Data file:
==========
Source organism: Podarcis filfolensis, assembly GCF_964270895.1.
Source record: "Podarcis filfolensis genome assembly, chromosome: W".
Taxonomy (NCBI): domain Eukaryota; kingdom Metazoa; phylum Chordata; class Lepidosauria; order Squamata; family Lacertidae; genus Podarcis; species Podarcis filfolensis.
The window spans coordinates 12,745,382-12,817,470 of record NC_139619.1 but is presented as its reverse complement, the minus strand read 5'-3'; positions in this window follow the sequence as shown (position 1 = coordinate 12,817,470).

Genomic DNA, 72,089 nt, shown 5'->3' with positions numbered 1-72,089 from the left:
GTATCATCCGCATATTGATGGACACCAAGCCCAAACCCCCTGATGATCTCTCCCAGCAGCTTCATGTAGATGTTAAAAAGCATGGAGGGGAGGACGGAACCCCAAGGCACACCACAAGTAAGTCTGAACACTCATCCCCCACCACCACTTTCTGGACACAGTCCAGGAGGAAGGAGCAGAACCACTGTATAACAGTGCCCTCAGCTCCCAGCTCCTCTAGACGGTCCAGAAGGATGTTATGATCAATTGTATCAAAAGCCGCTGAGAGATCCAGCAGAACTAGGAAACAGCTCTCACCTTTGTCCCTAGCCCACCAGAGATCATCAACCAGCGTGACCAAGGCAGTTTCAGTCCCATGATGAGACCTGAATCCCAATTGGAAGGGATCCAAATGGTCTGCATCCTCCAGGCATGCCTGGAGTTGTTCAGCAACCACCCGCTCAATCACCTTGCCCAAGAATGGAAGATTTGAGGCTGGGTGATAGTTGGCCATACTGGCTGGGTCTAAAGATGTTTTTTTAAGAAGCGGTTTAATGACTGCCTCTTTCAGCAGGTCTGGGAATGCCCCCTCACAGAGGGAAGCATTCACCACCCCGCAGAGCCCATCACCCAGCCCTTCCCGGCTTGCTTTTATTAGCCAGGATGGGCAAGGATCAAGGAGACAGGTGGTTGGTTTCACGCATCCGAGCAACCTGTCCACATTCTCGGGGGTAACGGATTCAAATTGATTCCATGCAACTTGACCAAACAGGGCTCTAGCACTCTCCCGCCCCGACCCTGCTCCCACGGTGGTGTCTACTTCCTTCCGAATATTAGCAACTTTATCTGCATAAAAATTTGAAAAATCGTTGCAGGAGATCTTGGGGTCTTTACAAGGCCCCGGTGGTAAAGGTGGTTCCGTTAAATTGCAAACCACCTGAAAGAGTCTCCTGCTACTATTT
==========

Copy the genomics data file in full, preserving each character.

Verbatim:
Source organism: Podarcis filfolensis, assembly GCF_964270895.1.
Source record: "Podarcis filfolensis genome assembly, chromosome: W".
Taxonomy (NCBI): domain Eukaryota; kingdom Metazoa; phylum Chordata; class Lepidosauria; order Squamata; family Lacertidae; genus Podarcis; species Podarcis filfolensis.
The window spans coordinates 12,745,382-12,817,470 of record NC_139619.1 but is presented as its reverse complement, the minus strand read 5'-3'; positions in this window follow the sequence as shown (position 1 = coordinate 12,817,470).

Genomic DNA, 72,089 nt, shown 5'->3' with positions numbered 1-72,089 from the left:
GTATCATCCGCATATTGATGGACACCAAGCCCAAACCCCCTGATGATCTCTCCCAGCAGCTTCATGTAGATGTTAAAAAGCATGGAGGGGAGGACGGAACCCCAAGGCACACCACAAGTAAGTCTGAACACTCATCCCCCACCACCACTTTCTGGACACAGTCCAGGAGGAAGGAGCAGAACCACTGTATAACAGTGCCCTCAGCTCCCAGCTCCTCTAGACGGTCCAGAAGGATGTTATGATCAATTGTATCAAAAGCCGCTGAGAGATCCAGCAGAACTAGGAAACAGCTCTCACCTTTGTCCCTAGCCCACCAGAGATCATCAACCAGCGTGACCAAGGCAGTTTCAGTCCCATGATGAGACCTGAATCCCAATTGGAAGGGATCCAAATGGTCTGCATCCTCCAGGCATGCCTGGAGTTGTTCAGCAACCACCCGCTCAATCACCTTGCCCAAGAATGGAAGATTTGAGGCTGGGTGATAGTTGGCCATACTGGCTGGGTCTAAAGATGTTTTTTTAAGAAGCGGTTTAATGACTGCCTCTTTCAGCAGGTCTGGGAATGCCCCCTCACAGAGGGAAGCATTCACCACCCCGCAGAGCCCATCACCCAGCCCTTCCCGGCTTGCTTTTATTAGCCAGGATGGGCAAGGATCAAGGAGACAGGTGGTTGGTTTCACGCATCCGAGCAACCTGTCCACATTCTCGGGGGTAACGGATTCAAATTGATTCCATGCAACTTGACCAAACAGGGCTCTAGCACTCTCCCGCCCCGACCCTGCTCCCACGGTGGTGTCTACTTCCTTCCGAATATTAGCAACTTTATCTGCATAAAAATTTGAAAAATCGTTGCAGGAGATCTTGGGGTCTTTACAAGGCCCCGGTGGTAAAGGTGGTTCCGTTAAATTGCAAACCACCTGAAAGAGTCTCCTGCTACTATTT